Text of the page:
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Consider the following program:

#include <pthread.h>

static int final_value = 0;

#ifdef TLS_VAR
static int __thread tls_var;
#else
static int tls_var;
#endif

void  __attribute__ ((noinline)) modify_tls(void) {
  tls_var++;
}

void *thread_function(void *unused) {
  const int iteration_count = 1 << 25;

  tls_var = 0;
  for (int i = 0; i < iteration_count; i++) {
    modify_tls();
  }
  final_value += tls_var;
  return NULL;
}

int main() {
  const int thread_count = 1 << 7;

  pthread_t thread_ids[thread_count];
  for (int i = 0; i < thread_count; i++) {
    pthread_create(&thread_ids[i], NULL, thread_function, NULL);
  }

  for (int i = 0; i < thread_count; i++) {
    pthread_join(thread_ids[i], NULL);
  }

  return 0;
}

On my i7, it takes 1.308 seconds to execute with TLS_VAR defined and 8.392 seconds with it undefined; and I am unable to account for such a huge difference.

The assembly for modify_tls looks like this (I've only mentioned the parts that are different):

;; !defined(TLS_VAR)
movl tls_var(%rip), %eax
addl $1, %eax
movl %eax, tls_var(%rip)

;; defined(TLS_VAR)
movl %fs:tls_var@tpoff, %eax
addl $1, %eax
movl %eax, %fs:tls_var@tpoff

The TLS lookup is understandable, with a load from the TCB. But why is the tls_var load in the first case relative to %rip? Why can't it be a direct memory address which gets relocated by the loader? Is this %rip relative load responsible for the slowness? If so, why?

Compile flags: gcc -O3 -std=c99 -Wall -Werror -lpthread

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1 Answer 1

up vote 2 down vote accepted

Without the __thread attribute tls_var is simply a shared variable. Whenever one thread writes to it, the write goes first to the cache of the core, where the thread executes. But since it is a shared variable and x86 machines are cache coherent, the caches of the other cores get invalidated and their content refreshed from the last-level cache or from the main memory (in your case most likely from the last-level cache, which is the shared L3 cache on Core i7). Note that although faster than the main memory, the last-level cache is not infinitely fast - it still takes lots of cycles to get data from there moved to the L2 and L1 caches, private to each core.

With the __thread attribute, each thread gets its own copy of tls_var, located in the thread-local storage. Since these thread-local storages are wide apart from each other in memory, no cache coherency messages are involved when they are being modified and the data stays in the fastest L1 cache.

RIP-related addressing (the recommended by the System V ABI for x64 default addressing mode for "near" data) usually leads to faster data access, but the cache coherency overhead is so huge that the slower TLS access is actually faster when everything is kept in the L1 cache.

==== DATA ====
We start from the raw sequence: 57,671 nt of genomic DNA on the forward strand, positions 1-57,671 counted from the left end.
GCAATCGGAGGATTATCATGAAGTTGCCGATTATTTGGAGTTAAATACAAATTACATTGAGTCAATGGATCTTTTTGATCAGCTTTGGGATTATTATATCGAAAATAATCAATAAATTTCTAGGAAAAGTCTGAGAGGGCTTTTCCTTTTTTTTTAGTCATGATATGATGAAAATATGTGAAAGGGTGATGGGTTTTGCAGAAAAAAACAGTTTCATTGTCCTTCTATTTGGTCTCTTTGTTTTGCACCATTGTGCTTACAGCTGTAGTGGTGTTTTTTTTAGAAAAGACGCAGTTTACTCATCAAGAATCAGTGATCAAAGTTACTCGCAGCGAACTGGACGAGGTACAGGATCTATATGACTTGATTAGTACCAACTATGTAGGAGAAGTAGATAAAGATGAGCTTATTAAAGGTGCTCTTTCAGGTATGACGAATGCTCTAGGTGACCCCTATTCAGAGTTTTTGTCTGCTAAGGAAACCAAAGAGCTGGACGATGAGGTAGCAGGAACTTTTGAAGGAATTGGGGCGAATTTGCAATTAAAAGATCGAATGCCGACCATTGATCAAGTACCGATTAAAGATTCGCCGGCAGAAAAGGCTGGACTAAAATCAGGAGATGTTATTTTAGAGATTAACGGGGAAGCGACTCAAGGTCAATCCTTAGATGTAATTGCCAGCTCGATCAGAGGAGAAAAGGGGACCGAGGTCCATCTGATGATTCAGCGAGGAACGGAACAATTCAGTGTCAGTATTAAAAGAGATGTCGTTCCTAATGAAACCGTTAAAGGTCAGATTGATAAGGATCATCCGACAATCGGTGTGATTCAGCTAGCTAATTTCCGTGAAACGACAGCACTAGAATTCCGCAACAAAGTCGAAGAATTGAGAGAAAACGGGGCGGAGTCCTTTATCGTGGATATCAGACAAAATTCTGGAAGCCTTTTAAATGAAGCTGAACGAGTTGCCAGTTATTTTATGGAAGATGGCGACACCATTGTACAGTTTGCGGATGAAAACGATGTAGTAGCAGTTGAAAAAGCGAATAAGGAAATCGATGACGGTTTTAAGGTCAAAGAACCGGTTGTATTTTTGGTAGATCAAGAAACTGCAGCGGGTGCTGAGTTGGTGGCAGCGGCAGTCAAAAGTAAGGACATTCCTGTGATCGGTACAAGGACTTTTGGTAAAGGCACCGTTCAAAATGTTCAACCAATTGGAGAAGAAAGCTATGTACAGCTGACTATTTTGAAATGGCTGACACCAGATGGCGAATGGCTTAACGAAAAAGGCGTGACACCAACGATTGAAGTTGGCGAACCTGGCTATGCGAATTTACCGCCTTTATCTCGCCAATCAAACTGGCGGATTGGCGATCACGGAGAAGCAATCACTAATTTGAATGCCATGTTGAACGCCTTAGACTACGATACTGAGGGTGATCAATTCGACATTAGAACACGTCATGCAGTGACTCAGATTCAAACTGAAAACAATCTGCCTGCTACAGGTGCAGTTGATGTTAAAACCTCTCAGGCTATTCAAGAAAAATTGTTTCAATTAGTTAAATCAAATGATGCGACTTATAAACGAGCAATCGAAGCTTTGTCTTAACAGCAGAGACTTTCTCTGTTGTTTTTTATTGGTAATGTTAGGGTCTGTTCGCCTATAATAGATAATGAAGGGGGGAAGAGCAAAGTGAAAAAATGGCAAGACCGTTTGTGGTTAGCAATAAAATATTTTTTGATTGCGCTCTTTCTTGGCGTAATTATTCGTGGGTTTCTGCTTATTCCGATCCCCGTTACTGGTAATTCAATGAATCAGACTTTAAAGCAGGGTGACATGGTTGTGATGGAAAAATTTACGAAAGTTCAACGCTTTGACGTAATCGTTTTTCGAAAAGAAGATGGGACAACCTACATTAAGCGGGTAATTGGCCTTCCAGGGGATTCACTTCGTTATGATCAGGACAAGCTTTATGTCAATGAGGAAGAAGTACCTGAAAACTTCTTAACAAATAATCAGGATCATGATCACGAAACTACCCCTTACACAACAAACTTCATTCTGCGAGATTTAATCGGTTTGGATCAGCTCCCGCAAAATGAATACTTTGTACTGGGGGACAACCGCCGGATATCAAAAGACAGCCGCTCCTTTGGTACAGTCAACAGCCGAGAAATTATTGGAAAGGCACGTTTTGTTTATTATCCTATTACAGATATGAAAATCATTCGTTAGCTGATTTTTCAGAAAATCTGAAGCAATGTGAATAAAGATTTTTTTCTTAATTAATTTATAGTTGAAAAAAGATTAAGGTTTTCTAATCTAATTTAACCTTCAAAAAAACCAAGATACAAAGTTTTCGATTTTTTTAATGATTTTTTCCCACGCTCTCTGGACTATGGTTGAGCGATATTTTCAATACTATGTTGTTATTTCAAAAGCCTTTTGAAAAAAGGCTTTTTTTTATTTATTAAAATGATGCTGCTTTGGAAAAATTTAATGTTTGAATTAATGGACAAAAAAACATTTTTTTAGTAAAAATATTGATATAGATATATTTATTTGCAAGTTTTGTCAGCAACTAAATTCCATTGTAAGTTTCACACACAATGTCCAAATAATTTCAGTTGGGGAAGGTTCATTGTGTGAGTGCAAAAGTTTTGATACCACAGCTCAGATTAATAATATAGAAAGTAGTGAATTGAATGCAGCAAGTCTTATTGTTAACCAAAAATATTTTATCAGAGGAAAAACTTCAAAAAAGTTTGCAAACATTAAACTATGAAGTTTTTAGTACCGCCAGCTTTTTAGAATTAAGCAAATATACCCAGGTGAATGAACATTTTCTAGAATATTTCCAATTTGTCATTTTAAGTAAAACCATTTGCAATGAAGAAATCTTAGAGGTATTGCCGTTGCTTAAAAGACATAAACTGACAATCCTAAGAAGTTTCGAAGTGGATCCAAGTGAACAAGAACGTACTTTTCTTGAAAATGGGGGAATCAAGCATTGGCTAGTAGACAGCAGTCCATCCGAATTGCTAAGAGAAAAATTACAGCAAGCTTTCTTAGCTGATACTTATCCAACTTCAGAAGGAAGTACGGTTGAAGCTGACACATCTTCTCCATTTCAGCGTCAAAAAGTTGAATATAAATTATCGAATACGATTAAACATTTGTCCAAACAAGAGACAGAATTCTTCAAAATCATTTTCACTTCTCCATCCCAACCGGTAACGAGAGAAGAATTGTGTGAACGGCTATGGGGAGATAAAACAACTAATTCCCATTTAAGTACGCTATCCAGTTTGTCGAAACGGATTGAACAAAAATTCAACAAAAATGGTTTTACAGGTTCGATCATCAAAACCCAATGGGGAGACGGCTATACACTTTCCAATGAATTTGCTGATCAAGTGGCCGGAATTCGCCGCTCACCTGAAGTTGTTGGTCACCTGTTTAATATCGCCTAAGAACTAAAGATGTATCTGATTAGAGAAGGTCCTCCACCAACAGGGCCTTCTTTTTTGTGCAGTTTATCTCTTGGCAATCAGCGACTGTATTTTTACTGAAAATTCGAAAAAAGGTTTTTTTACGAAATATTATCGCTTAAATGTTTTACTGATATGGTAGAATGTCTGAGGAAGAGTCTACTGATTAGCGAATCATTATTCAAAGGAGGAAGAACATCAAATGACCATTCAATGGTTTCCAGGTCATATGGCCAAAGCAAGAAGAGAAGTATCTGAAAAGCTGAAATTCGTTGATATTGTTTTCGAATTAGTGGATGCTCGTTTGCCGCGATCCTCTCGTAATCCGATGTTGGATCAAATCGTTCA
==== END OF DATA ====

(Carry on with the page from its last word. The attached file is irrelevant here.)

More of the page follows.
This problem is hugely magnified on NUMA systems, e.g. on a multiprocessor (post-)Nehalem or AMD64 boards. Not only is it much more expensive to keep caches coherent, but also the shared variable would reside in the memory, attached to the socket, where the thread that first "touched" the variable has resided. Threads that run on cores from other sockets would then have to perform remote memory access through the QPI or HT bus that connects the sockets. As one visiting professor said recently (a rough paraphrase): "Program shared memory systems as if they are distributed memory systems." This involves making local copies of global data to work on - exactly what the __thread attribute achieves.

Also note, that with and without tls_var being in the TLS, you should expect different results. With it being in the TLS, modifications that one thread has made are not visible to the other threads. With it being a shared variable, you have to make sure that no more than one thread could access it at a given time. This is usually achieved with a critical section or a locked addition.

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I expected something on those lines (no pun intended!) but cachegrind doesn't tell me about those misses (it doesn't simulate cache invalidation, I think); so that threw me off. perf does and shows me a lot more cache misses in the non-__thread version, as expected. –  SCombinator Dec 3 '12 at 20:12
    
Any thread checker tool should also point you to the (quite) possible data race in the non-TLS version. In its current form the non-TLS version is non-deterministic - it might produce different final value with each run. –  Hristo Iliev Dec 3 '12 at 20:21
1  
The race is incidental and doesn't matter in this case. The sole purpose was to check whether data access through a TCB indirection is slower, which led to a nice surprise. :) –  SCombinator Dec 3 '12 at 21:00

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